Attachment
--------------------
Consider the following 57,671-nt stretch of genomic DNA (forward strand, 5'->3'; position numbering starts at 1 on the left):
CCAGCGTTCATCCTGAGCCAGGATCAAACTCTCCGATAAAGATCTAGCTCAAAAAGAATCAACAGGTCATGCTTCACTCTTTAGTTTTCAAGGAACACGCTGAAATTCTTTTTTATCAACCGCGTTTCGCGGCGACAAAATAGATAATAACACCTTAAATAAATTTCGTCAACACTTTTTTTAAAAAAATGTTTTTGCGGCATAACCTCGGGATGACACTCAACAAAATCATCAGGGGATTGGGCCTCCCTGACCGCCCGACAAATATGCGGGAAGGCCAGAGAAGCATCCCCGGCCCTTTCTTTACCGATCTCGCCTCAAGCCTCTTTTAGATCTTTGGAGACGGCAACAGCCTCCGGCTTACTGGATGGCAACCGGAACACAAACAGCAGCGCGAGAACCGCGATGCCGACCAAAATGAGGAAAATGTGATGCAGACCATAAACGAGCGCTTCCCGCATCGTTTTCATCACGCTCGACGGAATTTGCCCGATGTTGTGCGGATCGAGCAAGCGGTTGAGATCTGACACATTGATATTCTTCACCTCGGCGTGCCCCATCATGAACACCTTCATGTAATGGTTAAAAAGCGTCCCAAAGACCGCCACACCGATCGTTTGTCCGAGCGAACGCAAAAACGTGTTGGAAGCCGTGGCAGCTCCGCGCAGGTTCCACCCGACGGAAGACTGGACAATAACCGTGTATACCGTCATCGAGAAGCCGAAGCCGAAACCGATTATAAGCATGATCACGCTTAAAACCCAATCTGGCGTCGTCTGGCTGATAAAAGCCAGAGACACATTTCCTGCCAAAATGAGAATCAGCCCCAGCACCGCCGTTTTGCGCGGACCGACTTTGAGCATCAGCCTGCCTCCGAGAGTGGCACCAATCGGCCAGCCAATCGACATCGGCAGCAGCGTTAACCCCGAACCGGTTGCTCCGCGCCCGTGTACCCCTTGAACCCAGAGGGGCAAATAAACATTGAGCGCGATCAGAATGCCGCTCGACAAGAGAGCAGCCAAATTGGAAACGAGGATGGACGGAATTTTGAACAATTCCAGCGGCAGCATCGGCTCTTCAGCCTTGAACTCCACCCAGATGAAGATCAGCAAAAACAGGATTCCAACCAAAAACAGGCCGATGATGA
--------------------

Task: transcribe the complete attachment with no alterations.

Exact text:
Consider the following 57,671-nt stretch of genomic DNA (forward strand, 5'->3'; position numbering starts at 1 on the left):
CCAGCGTTCATCCTGAGCCAGGATCAAACTCTCCGATAAAGATCTAGCTCAAAAAGAATCAACAGGTCATGCTTCACTCTTTAGTTTTCAAGGAACACGCTGAAATTCTTTTTTATCAACCGCGTTTCGCGGCGACAAAATAGATAATAACACCTTAAATAAATTTCGTCAACACTTTTTTTAAAAAAATGTTTTTGCGGCATAACCTCGGGATGACACTCAACAAAATCATCAGGGGATTGGGCCTCCCTGACCGCCCGACAAATATGCGGGAAGGCCAGAGAAGCATCCCCGGCCCTTTCTTTACCGATCTCGCCTCAAGCCTCTTTTAGATCTTTGGAGACGGCAACAGCCTCCGGCTTACTGGATGGCAACCGGAACACAAACAGCAGCGCGAGAACCGCGATGCCGACCAAAATGAGGAAAATGTGATGCAGACCATAAACGAGCGCTTCCCGCATCGTTTTCATCACGCTCGACGGAATTTGCCCGATGTTGTGCGGATCGAGCAAGCGGTTGAGATCTGACACATTGATATTCTTCACCTCGGCGTGCCCCATCATGAACACCTTCATGTAATGGTTAAAAAGCGTCCCAAAGACCGCCACACCGATCGTTTGTCCGAGCGAACGCAAAAACGTGTTGGAAGCCGTGGCAGCTCCGCGCAGGTTCCACCCGACGGAAGACTGGACAATAACCGTGTATACCGTCATCGAGAAGCCGAAGCCGAAACCGATTATAAGCATGATCACGCTTAAAACCCAATCTGGCGTCGTCTGGCTGATAAAAGCCAGAGACACATTTCCTGCCAAAATGAGAATCAGCCCCAGCACCGCCGTTTTGCGCGGACCGACTTTGAGCATCAGCCTGCCTCCGAGAGTGGCACCAATCGGCCAGCCAATCGACATCGGCAGCAGCGTTAACCCCGAACCGGTTGCTCCGCGCCCGTGTACCCCTTGAACCCAGAGGGGCAAATAAACATTGAGCGCGATCAGAATGCCGCTCGACAAGAGAGCAGCCAAATTGGAAACGAGGATGGACGGAATTTTGAACAATTCCAGCGGCAGCATCGGCTCTTCAGCCTTGAACTCCACCCAGATGAAGATCAGCAAAAACAGGATTCCAACCAAAAACAGGCCGATGATGA